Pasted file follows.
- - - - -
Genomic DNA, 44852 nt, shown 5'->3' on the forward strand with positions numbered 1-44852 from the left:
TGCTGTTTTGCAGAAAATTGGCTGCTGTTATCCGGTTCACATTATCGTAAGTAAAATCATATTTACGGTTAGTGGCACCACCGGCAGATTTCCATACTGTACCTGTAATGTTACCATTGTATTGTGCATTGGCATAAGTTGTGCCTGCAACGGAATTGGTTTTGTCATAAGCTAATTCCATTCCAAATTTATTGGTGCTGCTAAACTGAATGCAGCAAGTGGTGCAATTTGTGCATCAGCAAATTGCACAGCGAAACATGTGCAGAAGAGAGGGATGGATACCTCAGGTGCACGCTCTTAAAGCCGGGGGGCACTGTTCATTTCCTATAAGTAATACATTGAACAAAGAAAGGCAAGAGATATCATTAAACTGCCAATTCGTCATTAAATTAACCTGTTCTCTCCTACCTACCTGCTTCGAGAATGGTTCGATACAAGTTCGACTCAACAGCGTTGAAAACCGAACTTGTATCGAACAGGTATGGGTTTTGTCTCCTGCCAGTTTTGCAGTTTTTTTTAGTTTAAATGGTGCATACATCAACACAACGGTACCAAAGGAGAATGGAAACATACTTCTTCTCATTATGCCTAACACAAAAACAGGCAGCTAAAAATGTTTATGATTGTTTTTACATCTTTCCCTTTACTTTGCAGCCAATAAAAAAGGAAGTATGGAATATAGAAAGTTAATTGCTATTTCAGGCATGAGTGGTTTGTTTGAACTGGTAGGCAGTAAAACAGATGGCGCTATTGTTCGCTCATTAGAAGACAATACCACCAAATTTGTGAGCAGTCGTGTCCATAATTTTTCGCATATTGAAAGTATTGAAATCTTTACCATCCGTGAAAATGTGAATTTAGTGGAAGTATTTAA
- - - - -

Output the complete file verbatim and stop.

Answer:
Genomic DNA, 44852 nt, shown 5'->3' on the forward strand with positions numbered 1-44852 from the left:
TGCTGTTTTGCAGAAAATTGGCTGCTGTTATCCGGTTCACATTATCGTAAGTAAAATCATATTTACGGTTAGTGGCACCACCGGCAGATTTCCATACTGTACCTGTAATGTTACCATTGTATTGTGCATTGGCATAAGTTGTGCCTGCAACGGAATTGGTTTTGTCATAAGCTAATTCCATTCCAAATTTATTGGTGCTGCTAAACTGAATGCAGCAAGTGGTGCAATTTGTGCATCAGCAAATTGCACAGCGAAACATGTGCAGAAGAGAGGGATGGATACCTCAGGTGCACGCTCTTAAAGCCGGGGGGCACTGTTCATTTCCTATAAGTAATACATTGAACAAAGAAAGGCAAGAGATATCATTAAACTGCCAATTCGTCATTAAATTAACCTGTTCTCTCCTACCTACCTGCTTCGAGAATGGTTCGATACAAGTTCGACTCAACAGCGTTGAAAACCGAACTTGTATCGAACAGGTATGGGTTTTGTCTCCTGCCAGTTTTGCAGTTTTTTTTAGTTTAAATGGTGCATACATCAACACAACGGTACCAAAGGAGAATGGAAACATACTTCTTCTCATTATGCCTAACACAAAAACAGGCAGCTAAAAATGTTTATGATTGTTTTTACATCTTTCCCTTTACTTTGCAGCCAATAAAAAAGGAAGTATGGAATATAGAAAGTTAATTGCTATTTCAGGCATGAGTGGTTTGTTTGAACTGGTAGGCAGTAAAACAGATGGCGCTATTGTTCGCTCATTAGAAGACAATACCACCAAATTTGTGAGCAGTCGTGTCCATAATTTTTCGCATATTGAAAGTATTGAAATCTTTACCATCCGTGAAAATGTGAATTTAGTGGAAGTATTTAA